President Barack Obama couldn’t have been more explicit in his inaugural address. Moments into his young presidency, the Democrat let Muslims know that he wants to work with them to bring stability to the world.
President Obama’s June 4 speech in Cairo was just that—a speech. As commentators at home and abroad pointed out, it will take deeds to give substance to his call for “a new beginning” in relations between the U.S. and the Muslim world.
Dogged by persistent but untrue rumors that he is a closet Muslim, Barack Obama’s presidential campaign carefully sidestepped questions about his Muslim ancestry. But in Cairo, Egypt, on June 4 Obama quoted the “Holy Qur’an,” greeted his audience with the customary “Assalaamu alaykum” and, when speaking of Moses, Jesus and Muhammad in the same breath, said “peace be upon them.”
Cole provides a sweeping perspective on the Middle East, a stinging critique of the Bush administration’s policies, and a warning to and advice for the Obama administration, especially in regard to Pakistan and Afghanistan. U.S.
An Episcopal priest who professed two years ago that she was also a practicing Muslim has been defrocked by the Episcopal Church.
Rhode Island bishop Geralyn Wolf informed Ann Holmes Redding, who lives in Seattle, of the decision April 1. Although she lives outside the diocese, Redding was ordained in Rhode Island and had remained under Wolf’s authority.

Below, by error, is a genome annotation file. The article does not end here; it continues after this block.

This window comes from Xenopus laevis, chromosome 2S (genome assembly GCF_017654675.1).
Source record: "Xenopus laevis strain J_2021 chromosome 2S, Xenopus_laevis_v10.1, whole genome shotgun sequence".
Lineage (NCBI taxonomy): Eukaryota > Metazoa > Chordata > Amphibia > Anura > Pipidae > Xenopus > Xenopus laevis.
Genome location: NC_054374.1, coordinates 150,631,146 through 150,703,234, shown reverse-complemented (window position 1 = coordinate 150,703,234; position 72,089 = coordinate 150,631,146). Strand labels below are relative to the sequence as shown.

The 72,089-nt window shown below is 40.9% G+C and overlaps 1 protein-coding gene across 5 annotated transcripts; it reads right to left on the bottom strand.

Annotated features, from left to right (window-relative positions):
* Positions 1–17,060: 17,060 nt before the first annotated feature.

Growing up in a Mennonite conference in Pennsylvania that didn’t ordain women, I met plenty of folks like my mother: women and men who resisted the patriarchy of their church but who couldn’t bring themselves to leave.
Many excellent scholars study Islam. Many other scholars explore the changing face of global Christianity. Rarely do those experts look at the two worlds—Muslim and Christian—side by side, which is a pity: when we do, we see some remarkable parallels and connections that shed light on both.
Before more than 6,000 congregants in three Sunday services November 30, the pastor of First African Methodist Episcopal Church in Los Angeles apologized for using church credit cards to pay for at least $122,000 in personal expenses and having failed to pay federal taxes for several years, according to the Los Angeles Times. Pastor John J.
A Seattle Episcopal priest who claims to be both Christian and Muslim has been restricted from public ministry and will be defrocked unless she “reclaims” Christianity, the Episcopal Church has announced.
Ann Holmes Redding has “abandoned” the Episcopal Church by formally joining a faith “not in communion” with the national church, according to a church committee.